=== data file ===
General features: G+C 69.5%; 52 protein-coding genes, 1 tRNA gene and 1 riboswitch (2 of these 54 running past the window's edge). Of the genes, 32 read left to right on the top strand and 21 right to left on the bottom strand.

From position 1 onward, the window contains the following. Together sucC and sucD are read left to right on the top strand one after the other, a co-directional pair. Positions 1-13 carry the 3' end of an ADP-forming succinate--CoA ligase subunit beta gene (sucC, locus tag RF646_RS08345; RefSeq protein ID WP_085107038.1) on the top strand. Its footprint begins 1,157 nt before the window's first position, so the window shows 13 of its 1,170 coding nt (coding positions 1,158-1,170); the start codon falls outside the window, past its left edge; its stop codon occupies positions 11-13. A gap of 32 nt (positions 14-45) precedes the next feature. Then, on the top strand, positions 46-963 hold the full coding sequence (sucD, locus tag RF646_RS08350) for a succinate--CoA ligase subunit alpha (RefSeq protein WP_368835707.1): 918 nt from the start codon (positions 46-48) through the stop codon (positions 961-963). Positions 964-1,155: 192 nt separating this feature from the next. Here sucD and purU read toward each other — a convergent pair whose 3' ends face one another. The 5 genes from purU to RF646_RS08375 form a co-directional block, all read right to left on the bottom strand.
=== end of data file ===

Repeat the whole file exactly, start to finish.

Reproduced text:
General features: G+C 69.5%; 52 protein-coding genes, 1 tRNA gene and 1 riboswitch (2 of these 54 running past the window's edge). Of the genes, 32 read left to right on the top strand and 21 right to left on the bottom strand.

From position 1 onward, the window contains the following. Together sucC and sucD are read left to right on the top strand one after the other, a co-directional pair. Positions 1-13 carry the 3' end of an ADP-forming succinate--CoA ligase subunit beta gene (sucC, locus tag RF646_RS08345; RefSeq protein ID WP_085107038.1) on the top strand. Its footprint begins 1,157 nt before the window's first position, so the window shows 13 of its 1,170 coding nt (coding positions 1,158-1,170); the start codon falls outside the window, past its left edge; its stop codon occupies positions 11-13. A gap of 32 nt (positions 14-45) precedes the next feature. Then, on the top strand, positions 46-963 hold the full coding sequence (sucD, locus tag RF646_RS08350) for a succinate--CoA ligase subunit alpha (RefSeq protein WP_368835707.1): 918 nt from the start codon (positions 46-48) through the stop codon (positions 961-963). Positions 964-1,155: 192 nt separating this feature from the next. Here sucD and purU read toward each other — a convergent pair whose 3' ends face one another. The 5 genes from purU to RF646_RS08375 form a co-directional block, all read right to left on the bottom strand.